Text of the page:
The offseason is over, so let’s look at what the Cardinals did
Spring training is right around the corner, and that means Cardinals baseball is almost here! If you’ve been hibernating the entire offseason, then let me recap up to this point. You can find more in-depth articles about the offseason on Cardsblog.com.
The Cardinals missed the wildcard by one game, mostly due to their weak defense, baserunning, and subpar pitching. When the offseason came, John Mozeliak promised to improve the outfield offensively and defensively as well as bolster the bench.
The offseason ended with the acquisition of three players, John Gant, Brett Cecil and Dexter Fowler. Fowler was the big signing, hopefully improving the shoddy defense and providing a spark at the top of the lineup. Let’s look at each acquisition and come up with a grade for the Cardinals offseason.
From an acquisition perspective, John Gant is a pretty minor pickup. The funky right handed pitcher has a little bit of major league experience, and he put up solid numbers in the Brave and Mets minor league systems. He’s got a 94 MPH fastball and a relatively developed changeup.
I could see him getting a role in the Cardinals bullpen, especially with the injuries to Alex Reyes possibly stretching the bullpen thin. The Cardinals already lost relievers Zach Duke and Tyler Lyons, so shuffling in the bullpen is not out of the question. Regardless, Gant is a pretty minor acquisition relative to the next couple of signings.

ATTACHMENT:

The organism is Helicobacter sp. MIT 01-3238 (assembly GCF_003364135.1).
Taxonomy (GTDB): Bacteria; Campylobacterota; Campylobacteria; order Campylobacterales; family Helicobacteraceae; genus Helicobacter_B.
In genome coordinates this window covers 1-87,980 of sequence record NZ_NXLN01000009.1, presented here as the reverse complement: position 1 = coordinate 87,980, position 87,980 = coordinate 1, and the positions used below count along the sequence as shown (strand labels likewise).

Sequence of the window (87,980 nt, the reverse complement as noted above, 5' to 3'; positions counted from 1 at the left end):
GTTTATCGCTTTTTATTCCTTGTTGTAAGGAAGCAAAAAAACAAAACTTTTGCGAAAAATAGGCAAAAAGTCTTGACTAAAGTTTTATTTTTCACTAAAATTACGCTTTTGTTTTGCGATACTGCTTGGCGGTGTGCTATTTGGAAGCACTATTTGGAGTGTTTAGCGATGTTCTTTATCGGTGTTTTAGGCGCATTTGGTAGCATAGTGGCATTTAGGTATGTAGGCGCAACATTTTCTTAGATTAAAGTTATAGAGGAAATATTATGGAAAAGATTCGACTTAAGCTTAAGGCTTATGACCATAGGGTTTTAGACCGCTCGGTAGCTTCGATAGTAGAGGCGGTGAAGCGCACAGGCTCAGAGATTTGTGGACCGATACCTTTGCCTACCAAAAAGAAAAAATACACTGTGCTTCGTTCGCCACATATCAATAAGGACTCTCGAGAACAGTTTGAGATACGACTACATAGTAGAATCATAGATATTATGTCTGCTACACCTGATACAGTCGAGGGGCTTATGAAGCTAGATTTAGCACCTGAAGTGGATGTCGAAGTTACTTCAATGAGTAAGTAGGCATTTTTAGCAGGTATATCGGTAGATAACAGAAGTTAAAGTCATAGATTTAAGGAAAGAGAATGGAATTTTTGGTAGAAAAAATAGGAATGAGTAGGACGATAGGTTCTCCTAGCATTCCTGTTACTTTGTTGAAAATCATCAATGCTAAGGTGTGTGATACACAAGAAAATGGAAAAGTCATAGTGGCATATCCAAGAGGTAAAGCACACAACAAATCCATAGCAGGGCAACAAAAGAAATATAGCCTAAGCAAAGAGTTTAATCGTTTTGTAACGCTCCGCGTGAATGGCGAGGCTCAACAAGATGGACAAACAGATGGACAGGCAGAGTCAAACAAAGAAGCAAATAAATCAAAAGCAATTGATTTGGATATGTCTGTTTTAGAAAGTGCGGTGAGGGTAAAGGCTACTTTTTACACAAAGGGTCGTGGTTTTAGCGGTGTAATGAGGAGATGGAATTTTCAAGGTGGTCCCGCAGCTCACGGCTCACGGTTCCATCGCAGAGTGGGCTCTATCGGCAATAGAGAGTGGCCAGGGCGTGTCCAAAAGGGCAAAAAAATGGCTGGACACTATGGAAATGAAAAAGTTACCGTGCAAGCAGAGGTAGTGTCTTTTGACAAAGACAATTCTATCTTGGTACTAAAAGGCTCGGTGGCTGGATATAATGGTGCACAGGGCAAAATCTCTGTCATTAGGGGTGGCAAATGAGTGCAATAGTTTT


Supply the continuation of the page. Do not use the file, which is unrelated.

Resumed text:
Speaking of the bullpen, Brett Cecil was another, albeit bigger, addition to the roster of pitching. Cecil is a lefty that excels at getting both left handed and right handed batters. Again, with the aforementioned injuries to Duke, Lyons and Reyes, Cecil adds much needed bullpen depth. He had a 3.93 ERA last year with the Blue Jays, but he only pitched 36.2 because of an injury.
He had a 4+ ERA before the injury but afterwards he had a 3.55 ERA. However, that’s not a great indication of his past performance. His average ERA and WHIP from 2013-2016 was 2.67 and 1.141. Cecil will definitely bolster the bullpen, which is especially important if the Cardinals are planning on making a deep postseason run.
The prize acquisition of the offseason, Fowler is tasked with solving a lot of the Cardinals problems. The question is, can one player improve the defense and baserunning enough to get the Cardinals into the playoffs?
Fowler comes from the World Series Champion Chicago Cubs after hitting .276/.393/.447. Fowler will be inserted at the top of the lineup, hopefully supplying a jolt to the offense. In addition to adding offensive pop, Fowler will replace a creaky Matt Holliday in center field, hopefully creating a defensive improvement.
However, there are some doubts about the Fowler signing. His defense hasn’t always been stellar, and last year was the best offensive season of his career by far. There are plenty of valid concerns of a decline. Plus, replacing just the center fielder isn’t a guarantee to improve the defense. Randal Grichuk and Stephen Piscotty are both pretty weak outfielders as well. Regardless, Fowler is a solid addition the adds all around improvements to the Cardinals’ roster.
Last season, it often seemed like the Cardinals were just one player away from making the playoffs. After missing the postseason by one game, Mozeliak promised big changes, especially for the defense. It’s hard to know right now if the changes are sufficient, but on the surface it doesn’t quite look like the changes he made will be enough to fulfill the promises he made.
Fowler is assuredly an excellent player, but the problems the Cardinals have on defense and offense are too complex to be solved by one player. The bullpen additions are nice, but they don’t really cover a major weakness.
Overall, I’d giver their offseason a C+. The additions they made were nice, but I don’t think they’re covering their weakness as well as they should be.